If you keep chickens, chances are you’ve heard that adding apple cider vinegar (ACV) with “the mother” to their drinking water is good for them. The benefits of apple cider vinegar in humans have been touted for centuries, some have been substantiated and others, scientifically disproven. Its use in chickens is a more recent concept and as such, is less studied. Using ACV in the drinking water of chicken reduces slime in the waterers and is purported to improve gut health- but it doesn’t.I have read a few studies that left me with more questions than answers about the use of ACV in chickens’ drinking water, so I brought them to Dr Mike Petrik, DVM, MSc, aka: the Chicken Vet, for his expert opinion.
“I have never found any study that showed any value to apple cider vinegar specifically, and several studies (the Journal of Applied Poultry Science in 2011, and Asian Australasian Journal of Animal Science), showed that broiler (meat) chickens grew slower when fed 0.5% apple cider vinegar or formic acid vs. pure water. Acidified water also affects laying hens by making the calcium in her feed a little less digestible (again, based on chemistry….calcium is a positive ion, and dissociates better in a more alkaline environment). Professional farmers regularly add baking soda to their feed when heat stress is expected….this maintains egg shell quality when hens’ feed consumption drops due to the heat.
Using vinegar in the water also helps keep bacteria from growing in your water system. It also smells good, and there is some evidence that birds will drink a little more, possibly because of taste.”
Dr. Mike Petrik, DVM, MSc,
“Unfortunately, the broad claims for the health benefits of vinegar that you see are grossly exaggerated. There are very few scientific studies looking into the effects of dietary vinegar in humans or chickens, and most of the time, the results of one study may be refuted by another. What the research suggests is that more research needs to be done. There are many people who feel that vinegar helps with many things; there are also many people who believe that a placebo will stop pain. That is why good research studies are always designed to take the placebo effect into consideration. In most cases using some vinegar is unlikely to do harm, as long as you don’t get carried away with it. Just be realistic in your expectations and you’ll be in good shape.”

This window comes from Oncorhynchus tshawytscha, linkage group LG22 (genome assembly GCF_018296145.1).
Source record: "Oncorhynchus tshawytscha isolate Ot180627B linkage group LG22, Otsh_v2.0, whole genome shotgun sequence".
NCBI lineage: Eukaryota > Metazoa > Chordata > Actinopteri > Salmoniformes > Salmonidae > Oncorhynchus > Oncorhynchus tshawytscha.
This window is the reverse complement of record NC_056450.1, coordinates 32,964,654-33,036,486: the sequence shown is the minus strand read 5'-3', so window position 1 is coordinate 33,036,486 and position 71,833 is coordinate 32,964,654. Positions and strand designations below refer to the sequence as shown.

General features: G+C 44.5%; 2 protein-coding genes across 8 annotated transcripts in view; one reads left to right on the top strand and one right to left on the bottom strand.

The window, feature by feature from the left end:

Dr. Mikelle Roeder,
Research scientist at Purina Animal Nutrition
ABOUT RAW APPLE CIDER VINEGAR WITH THE MOTHER
Raw, unpasteurized vinegar contains live bacteria and yeast known as the mother or SCOBY, an abbreviation for symbiotic culture of bacteria and yeast. The mother converts alcohol to acetic acid (aka: vinegar) and its beneficial bacteria remain in the vinegar as a microbe. Pasteurizing vinegar kills these living components.
THE BASIC ACV FORMULA:
ACV in its most basic form is made by combining:
3 parts Vinegar Stock (attained through yeast fermentation of apples into alcohol aka: hard cider)
1 part Vinegar Culture (attained through converting alcohol into acetic acid by use of acidbactar bacteria/a mother/a SCOBY)
3 RECIPES for APPLE CIDER VINEGAR
RECIPE #1- Hard Cider + the mother
I purchased 24 ounces of hard cider locally for $3.34 and ordered 8 ounces of Mother of cider vinegar from Leener’s for $11.95
Combine hard cider and mother in a sterilized mason jar. Cover with a piece of material or cheesecloth and secure with a rubber band to allow oxygen in and keep insects out.
Place in a warm, dark(ish) place and wait for the mother to convert the alcohol to vinegar. The vinegar smell is unmistakable when it is ready. It can take as few as several weeks or as many as several months for the conversion to take place. Temperatures between 80-90° F will allow for fastest conversion. Avoid fluctuations in temperature.